Patients with life-threatening conditions could soon have a new way to ask drug makers for medicines the Food and Drug Administration hasn’t yet approved, after the House on Tuesday voted to approve a version of “right-to-try” legislation.
The House passed the legislation 250-169. Now, the measure awaits a signature from President Trump, who repeatedly and passionately supported the measure and is expected to sign the legislation into law. The Senate had already passed this version of the legislation last August.
The bill’s passage is a win for conservative and libertarian groups like the Koch-brothers-backed Americans for Prosperity and the Goldwater Institute. It is also the conclusion of a surprisingly and increasingly political saga that pitted those groups against many House Democrats, some drug makers, patient groups, and medical ethicists. Key House Republicans and former FDA commissioners have all raised concerns with the legislation, as has current FDA Commissioner Scott Gottlieb, though he remains supportive of the bill.
“Today’s vote is a beacon of hope for the patients who are desperately seeking the ‘right to try’ investigational treatments and therapies,” said Reps. Greg Walden (R-Ore.) and Michael Burgess (R-Texas), who together chair the Energy and Commerce Committee and its health subcommittee, in a joint statement.
The legislation that passed the House would allow patients with life-threatening conditions ask drug makers to share treatments that haven’t yet been granted FDA approval, though the treatments must be in active clinical trials, and must have cleared initial preliminary testing. Patients who want to use the pathway must have exhausted all their other options, and must be unable to participate in a given clinical trial. The legislation doesn’t obligate drug makers to provide the treatments, and it doesn’t prevent them from charging patients for their associated costs if they do.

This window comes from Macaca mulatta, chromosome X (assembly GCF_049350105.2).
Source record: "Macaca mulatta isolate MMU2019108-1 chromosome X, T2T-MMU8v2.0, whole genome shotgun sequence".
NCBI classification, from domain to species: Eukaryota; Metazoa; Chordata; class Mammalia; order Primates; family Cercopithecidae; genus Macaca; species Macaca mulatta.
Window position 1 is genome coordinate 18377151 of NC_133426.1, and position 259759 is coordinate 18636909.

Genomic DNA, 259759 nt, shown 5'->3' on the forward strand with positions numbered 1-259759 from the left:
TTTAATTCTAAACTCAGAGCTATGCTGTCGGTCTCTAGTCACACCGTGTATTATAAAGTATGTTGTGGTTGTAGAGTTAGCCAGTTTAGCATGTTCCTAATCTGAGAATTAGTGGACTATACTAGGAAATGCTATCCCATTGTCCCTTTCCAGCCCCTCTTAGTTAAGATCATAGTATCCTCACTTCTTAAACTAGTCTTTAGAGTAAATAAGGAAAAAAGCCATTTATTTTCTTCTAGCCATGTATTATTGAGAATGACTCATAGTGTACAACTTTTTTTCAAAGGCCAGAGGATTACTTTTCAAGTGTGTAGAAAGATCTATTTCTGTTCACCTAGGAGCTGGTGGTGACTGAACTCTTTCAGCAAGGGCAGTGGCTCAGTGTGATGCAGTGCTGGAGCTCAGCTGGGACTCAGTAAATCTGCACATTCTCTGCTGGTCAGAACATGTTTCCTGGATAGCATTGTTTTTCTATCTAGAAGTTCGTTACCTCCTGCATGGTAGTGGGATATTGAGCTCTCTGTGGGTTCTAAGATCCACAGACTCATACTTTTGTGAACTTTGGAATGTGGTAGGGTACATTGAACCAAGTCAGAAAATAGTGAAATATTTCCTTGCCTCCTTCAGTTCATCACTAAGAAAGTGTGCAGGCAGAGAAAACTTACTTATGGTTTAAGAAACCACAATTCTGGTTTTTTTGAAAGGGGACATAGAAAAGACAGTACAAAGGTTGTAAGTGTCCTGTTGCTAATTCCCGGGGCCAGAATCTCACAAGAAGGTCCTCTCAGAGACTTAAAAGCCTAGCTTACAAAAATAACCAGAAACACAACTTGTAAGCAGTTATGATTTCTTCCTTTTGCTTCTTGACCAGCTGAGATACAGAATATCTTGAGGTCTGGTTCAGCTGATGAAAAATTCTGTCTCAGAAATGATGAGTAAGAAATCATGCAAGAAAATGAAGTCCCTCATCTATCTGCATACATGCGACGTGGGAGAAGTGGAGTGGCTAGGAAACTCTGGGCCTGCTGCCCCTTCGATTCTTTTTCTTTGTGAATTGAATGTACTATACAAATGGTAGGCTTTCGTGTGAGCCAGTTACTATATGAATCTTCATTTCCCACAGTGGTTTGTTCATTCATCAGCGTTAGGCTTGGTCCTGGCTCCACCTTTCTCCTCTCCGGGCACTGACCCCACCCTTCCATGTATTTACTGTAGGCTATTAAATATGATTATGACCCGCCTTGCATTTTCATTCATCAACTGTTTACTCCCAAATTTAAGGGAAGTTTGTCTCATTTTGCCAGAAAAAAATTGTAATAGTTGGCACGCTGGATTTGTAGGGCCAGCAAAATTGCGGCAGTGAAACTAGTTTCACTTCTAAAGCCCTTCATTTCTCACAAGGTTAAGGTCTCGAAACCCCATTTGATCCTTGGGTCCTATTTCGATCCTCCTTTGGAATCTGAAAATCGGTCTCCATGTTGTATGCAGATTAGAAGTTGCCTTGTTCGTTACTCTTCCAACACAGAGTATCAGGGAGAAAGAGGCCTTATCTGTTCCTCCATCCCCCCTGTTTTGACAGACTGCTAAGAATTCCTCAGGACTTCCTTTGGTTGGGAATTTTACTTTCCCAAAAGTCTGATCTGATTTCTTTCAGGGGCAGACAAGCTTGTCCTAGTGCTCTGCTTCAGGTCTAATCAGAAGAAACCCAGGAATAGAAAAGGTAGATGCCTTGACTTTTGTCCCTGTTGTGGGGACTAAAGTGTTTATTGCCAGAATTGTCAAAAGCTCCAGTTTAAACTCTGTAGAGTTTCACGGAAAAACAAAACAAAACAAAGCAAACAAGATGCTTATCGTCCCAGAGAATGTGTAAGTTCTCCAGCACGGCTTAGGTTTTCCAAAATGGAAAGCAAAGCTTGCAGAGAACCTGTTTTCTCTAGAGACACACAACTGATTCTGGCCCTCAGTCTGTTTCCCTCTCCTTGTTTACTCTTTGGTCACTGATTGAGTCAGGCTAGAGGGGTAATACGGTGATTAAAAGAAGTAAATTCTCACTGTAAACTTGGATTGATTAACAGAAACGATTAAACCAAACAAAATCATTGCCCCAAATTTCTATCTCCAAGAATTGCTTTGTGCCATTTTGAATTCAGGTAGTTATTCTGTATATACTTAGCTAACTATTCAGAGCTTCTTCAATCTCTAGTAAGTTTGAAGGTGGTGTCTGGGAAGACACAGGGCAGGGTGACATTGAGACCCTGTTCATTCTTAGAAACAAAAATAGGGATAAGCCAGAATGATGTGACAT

The legislation is a broader, earlier version of a policy that House Republicans spent weeks working to refine, with input from supporters, drug makers, and FDA staff. That version would have limited the pathway to patients who might “die within a matter of months.” It also would have given the FDA more insight into the use of the medicines under the new pathway.
Gottlieb acknowledged last week that the bill that passed Tuesday would make it harder for him to protect patients than the more refined version, saying “we’d have to do a little bit more … in guidance and perhaps in regulation.”
A key Republican who helped draft the more refined version, Rep. Greg Walden of Oregon, blamed Senate Minority Leader Chuck Schumer of New York for blocking the Senate consideration of the more refined bill. Because the upper chamber wouldn’t pass that bill, the House decided to take up the Senate’s earlier version instead, in part because of pressure from the administration, several lawmakers and other sources said.
“This is something he’s worked very hard on,” House Majority Leader Kevin McCarthy of California said before the vote Tuesday, referencing the president. “I know of many times the president’s been making phone calls, so this is actually a very big success.”
For the most part, supporters of the movement have backed both bills. They say the legislation is necessary to help patients who are running out of time sidestep the overly cumbersome FDA rules and the agency’s slow-moving timelines.
“The Administration believes that treatment decisions for those facing terminal illnesses are best made by the patients with the support and guidance of their treating physicians,” the White House said in its statement of support Monday.
Opponents, meanwhile, say the legislation will allow “snake oil salesmen” to take advantage of desperate patients and could ultimately weaken or undermine the FDA’s authority to regulate drugs. They point out, too, that the FDA already has a system in place for granting terminally ill patients access to experimental therapies, often within a tight timeframe. Though opponents said the more refined version of the legislation was an improvement, they said it still failed to address many of their concerns.
“The legislation would roll back essential patient safeguards and could result in patients being harmed by unproven, and potentially unsafe, therapies,” a coalition of patient groups, including the American Cancer Society Cancer Action Network, Friends of Cancer Research, and the National Organization for Rare Disorders, wrote in a letter to lawmakers.. “Furthermore, the legislation would significantly restrict FDA’s ability to stop access to an experimental therapy and would remove expert consulting requirements on dosing and other important safety measures currently provided by FDA.”
PhRMA, the main trade group for drug makers, stayed neutral in its statement after the vote, as it has on previous versions of the federal legislation.
“We continue to believe that any legislation involving access to medicines that have not yet been approved must benefit and protect patients and not disrupt the future of clinical trials, U.S. Food and Drug Administration oversight and the research and approval of new medicines,” a spokesman said in a statement.